We face two major conflicting trends. First, people and organizations are becoming increasingly specialized. As their expertise develops, they tend to get narrower and deeper in their focus.
That’s essential to become an expert in any area. At the same time, the challenges we face (cyber security, GenAI, climate risk, etc.) are increasingly complex, ambiguous, and uncertain. To tackle problems like these, we need to bring together people with different expertise, different points of view, and different life experiences, and create an environment where they can bring that expertise to bear in a collaborative way. That’s what we call Smarter Collaboration. It’s a hyper-intentional way of analyzing problems, determining the expertise needed to address it, and creating an environment where the group can be successful.
Our research in hundreds of organizations, including technology, financial services, biotech, professional services, and media companies, empirically demonstrates that organizations that embrace the ideas of Smarter Collaboration drive better outcomes. This includes revenue growth, profits, and talent retention.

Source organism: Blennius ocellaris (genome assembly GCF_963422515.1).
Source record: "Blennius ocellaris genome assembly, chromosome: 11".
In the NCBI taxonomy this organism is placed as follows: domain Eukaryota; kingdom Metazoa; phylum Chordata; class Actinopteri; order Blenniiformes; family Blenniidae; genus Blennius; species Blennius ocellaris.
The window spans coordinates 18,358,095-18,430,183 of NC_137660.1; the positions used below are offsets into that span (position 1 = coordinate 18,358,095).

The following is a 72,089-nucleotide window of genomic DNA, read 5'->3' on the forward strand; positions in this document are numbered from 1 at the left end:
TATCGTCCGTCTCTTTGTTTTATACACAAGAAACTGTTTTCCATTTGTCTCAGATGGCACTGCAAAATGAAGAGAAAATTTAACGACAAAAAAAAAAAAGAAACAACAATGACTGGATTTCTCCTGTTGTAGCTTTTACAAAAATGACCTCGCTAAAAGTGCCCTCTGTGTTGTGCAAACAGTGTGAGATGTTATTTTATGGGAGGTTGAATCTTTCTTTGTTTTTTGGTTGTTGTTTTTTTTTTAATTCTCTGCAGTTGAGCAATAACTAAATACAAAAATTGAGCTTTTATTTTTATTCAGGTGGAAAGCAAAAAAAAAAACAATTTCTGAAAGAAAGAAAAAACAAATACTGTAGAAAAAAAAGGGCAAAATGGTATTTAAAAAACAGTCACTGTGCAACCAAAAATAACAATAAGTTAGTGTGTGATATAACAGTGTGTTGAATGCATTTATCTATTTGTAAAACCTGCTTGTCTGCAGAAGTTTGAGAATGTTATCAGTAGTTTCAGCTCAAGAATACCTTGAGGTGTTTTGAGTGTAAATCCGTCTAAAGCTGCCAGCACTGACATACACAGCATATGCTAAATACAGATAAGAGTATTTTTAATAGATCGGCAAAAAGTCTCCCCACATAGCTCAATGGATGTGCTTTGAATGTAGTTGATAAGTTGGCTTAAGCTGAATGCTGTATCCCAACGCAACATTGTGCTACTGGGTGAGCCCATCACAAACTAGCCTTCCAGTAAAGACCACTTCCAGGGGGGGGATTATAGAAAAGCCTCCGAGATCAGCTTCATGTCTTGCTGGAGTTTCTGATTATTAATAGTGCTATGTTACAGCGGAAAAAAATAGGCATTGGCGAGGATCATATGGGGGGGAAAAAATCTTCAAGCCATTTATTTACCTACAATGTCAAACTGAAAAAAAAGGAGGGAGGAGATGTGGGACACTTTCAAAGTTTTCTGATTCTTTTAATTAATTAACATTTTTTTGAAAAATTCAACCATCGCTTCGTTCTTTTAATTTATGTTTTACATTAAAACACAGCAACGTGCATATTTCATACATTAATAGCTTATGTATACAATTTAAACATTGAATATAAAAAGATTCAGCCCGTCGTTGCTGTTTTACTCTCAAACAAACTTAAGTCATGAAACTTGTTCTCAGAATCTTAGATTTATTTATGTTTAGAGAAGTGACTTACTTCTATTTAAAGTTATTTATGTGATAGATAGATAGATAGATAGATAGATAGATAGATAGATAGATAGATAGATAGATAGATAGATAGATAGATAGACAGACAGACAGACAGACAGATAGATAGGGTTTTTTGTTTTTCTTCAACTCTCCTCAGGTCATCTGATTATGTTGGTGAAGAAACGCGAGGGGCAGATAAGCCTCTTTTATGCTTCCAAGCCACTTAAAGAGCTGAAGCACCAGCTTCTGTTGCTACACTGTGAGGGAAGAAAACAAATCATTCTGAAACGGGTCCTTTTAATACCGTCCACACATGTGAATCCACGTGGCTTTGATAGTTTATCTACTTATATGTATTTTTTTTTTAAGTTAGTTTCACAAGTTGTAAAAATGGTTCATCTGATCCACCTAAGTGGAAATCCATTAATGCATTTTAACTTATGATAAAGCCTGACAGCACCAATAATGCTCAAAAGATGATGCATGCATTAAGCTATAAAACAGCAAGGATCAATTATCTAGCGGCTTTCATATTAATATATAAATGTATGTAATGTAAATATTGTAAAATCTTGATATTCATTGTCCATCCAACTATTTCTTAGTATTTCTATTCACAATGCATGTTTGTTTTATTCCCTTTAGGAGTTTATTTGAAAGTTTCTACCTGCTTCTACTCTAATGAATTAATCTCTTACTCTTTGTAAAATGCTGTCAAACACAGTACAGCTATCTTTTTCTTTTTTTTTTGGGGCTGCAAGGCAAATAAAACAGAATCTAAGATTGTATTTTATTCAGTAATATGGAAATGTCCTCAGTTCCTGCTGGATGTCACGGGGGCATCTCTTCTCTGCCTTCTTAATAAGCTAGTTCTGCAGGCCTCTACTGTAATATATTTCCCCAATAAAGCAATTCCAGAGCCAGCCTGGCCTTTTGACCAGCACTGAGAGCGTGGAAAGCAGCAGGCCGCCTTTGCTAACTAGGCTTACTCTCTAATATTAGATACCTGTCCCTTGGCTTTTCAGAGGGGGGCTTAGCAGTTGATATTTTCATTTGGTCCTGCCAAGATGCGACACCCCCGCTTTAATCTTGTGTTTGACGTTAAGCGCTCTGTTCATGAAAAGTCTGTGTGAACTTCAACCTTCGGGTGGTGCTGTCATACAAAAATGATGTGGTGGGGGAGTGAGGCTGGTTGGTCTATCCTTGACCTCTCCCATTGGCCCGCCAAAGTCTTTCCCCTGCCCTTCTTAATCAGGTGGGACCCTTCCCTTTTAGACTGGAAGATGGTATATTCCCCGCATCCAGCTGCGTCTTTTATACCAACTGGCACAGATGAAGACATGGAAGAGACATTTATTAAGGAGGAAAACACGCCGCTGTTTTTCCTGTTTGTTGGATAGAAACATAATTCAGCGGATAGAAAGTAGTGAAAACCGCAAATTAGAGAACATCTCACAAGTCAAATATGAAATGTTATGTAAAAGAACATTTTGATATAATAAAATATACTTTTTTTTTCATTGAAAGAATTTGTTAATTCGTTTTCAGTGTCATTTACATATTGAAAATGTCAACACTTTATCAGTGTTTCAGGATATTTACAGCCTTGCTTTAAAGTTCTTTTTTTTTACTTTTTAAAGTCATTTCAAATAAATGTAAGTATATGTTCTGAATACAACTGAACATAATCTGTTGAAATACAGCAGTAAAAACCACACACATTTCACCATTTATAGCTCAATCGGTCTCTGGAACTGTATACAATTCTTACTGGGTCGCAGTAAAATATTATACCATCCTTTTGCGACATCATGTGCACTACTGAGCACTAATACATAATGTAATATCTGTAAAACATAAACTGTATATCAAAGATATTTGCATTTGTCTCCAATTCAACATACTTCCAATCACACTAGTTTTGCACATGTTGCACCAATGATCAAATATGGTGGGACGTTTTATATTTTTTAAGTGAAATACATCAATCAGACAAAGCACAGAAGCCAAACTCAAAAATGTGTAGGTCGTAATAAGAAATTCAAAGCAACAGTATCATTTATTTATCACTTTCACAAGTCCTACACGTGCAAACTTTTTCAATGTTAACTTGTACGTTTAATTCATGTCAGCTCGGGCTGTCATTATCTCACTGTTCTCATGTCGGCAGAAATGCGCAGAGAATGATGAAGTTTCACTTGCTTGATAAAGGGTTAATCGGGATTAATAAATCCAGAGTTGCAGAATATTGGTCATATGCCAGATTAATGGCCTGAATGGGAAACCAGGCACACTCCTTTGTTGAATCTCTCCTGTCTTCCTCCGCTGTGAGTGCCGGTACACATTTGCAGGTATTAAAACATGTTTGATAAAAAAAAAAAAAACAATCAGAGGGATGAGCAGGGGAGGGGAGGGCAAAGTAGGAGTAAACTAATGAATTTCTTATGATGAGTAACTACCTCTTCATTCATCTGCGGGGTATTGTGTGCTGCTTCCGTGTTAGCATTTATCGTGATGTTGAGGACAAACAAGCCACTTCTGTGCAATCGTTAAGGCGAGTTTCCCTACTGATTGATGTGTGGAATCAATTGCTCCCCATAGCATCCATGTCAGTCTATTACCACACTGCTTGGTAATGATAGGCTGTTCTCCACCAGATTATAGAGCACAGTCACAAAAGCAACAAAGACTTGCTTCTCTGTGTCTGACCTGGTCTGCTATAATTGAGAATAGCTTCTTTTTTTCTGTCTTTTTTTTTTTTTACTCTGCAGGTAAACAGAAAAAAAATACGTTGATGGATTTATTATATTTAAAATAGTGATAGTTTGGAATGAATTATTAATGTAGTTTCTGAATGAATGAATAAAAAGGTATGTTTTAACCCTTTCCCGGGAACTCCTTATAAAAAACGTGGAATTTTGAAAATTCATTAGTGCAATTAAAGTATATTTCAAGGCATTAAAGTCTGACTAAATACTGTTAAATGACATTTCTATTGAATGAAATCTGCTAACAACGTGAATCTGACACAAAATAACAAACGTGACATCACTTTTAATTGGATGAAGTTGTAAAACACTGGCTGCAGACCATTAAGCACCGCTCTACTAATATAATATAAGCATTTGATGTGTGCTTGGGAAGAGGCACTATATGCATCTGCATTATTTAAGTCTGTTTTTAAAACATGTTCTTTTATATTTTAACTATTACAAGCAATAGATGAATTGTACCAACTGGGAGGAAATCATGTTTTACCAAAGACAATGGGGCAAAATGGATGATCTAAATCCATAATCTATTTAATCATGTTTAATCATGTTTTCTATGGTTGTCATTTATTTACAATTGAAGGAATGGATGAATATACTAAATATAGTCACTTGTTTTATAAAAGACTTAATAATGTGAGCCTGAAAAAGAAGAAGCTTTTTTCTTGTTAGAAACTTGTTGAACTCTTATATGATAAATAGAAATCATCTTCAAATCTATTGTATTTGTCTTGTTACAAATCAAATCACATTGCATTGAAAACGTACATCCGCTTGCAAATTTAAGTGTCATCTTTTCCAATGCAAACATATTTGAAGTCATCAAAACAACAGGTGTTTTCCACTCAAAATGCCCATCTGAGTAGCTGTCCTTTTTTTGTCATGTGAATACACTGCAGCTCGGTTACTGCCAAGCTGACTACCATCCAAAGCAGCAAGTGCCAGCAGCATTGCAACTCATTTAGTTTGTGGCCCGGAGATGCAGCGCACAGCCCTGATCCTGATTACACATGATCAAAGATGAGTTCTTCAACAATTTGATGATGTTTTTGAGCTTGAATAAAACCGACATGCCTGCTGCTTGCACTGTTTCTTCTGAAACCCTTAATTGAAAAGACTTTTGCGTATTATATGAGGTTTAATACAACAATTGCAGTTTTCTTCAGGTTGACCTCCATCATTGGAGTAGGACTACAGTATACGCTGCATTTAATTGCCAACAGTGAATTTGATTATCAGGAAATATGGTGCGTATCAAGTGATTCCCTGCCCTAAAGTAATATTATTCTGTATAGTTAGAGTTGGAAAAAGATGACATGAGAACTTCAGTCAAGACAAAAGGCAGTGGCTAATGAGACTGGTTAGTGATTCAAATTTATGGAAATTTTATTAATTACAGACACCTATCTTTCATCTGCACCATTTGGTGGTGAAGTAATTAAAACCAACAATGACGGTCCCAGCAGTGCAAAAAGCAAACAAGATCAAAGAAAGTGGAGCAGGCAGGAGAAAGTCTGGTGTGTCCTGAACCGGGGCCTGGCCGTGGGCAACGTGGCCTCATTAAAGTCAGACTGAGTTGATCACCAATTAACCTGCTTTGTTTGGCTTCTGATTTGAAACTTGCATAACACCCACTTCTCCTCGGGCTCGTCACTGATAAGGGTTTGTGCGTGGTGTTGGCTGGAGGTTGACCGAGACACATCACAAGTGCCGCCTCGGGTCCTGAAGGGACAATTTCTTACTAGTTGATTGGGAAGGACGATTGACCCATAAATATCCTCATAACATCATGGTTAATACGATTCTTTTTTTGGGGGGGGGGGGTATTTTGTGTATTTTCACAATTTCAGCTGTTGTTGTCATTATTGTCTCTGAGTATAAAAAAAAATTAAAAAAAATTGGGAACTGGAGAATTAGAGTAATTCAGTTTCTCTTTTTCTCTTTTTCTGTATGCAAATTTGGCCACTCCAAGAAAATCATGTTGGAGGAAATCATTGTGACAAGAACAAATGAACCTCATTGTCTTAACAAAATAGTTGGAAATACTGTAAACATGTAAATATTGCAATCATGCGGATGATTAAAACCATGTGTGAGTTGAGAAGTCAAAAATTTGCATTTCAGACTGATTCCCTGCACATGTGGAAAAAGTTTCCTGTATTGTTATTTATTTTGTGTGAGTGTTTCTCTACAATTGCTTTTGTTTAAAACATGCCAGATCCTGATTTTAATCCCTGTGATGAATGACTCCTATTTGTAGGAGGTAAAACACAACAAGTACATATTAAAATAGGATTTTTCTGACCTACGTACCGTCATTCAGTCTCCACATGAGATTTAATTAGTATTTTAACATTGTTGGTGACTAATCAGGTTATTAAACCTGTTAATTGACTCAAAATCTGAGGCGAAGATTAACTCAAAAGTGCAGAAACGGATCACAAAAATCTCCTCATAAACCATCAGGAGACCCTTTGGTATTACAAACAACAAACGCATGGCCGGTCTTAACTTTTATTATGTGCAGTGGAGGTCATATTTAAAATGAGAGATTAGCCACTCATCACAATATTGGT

Individuals who practice smarter collaboration are more satisfied with their job, thanks to the ability to use their strengths and unique perspectives days in and day out. They understand it’s okay not to know everything—what more important is the ability to recognize who can help them, and at what point, to deliver the best solution to clients and customers.
Predictions suggest that 85% of corporate apps will be SaaS-based by 2025. What are your comments?
That’s clearly where technology is going. It simply doesn’t make sense, in most situations, to implement, host, maintain, and upgrade on-premise software. The challenge is that many legacy platforms will struggle to make the transition to SaaS. Sowe will continue to see disruption from new cloud-native platforms like Clearwater, which are simply more efficient, agile, and cost-effective than legacy tech.
How is Artificial Intelligence playing its role for your company? What more are you expecting out of the tech domain?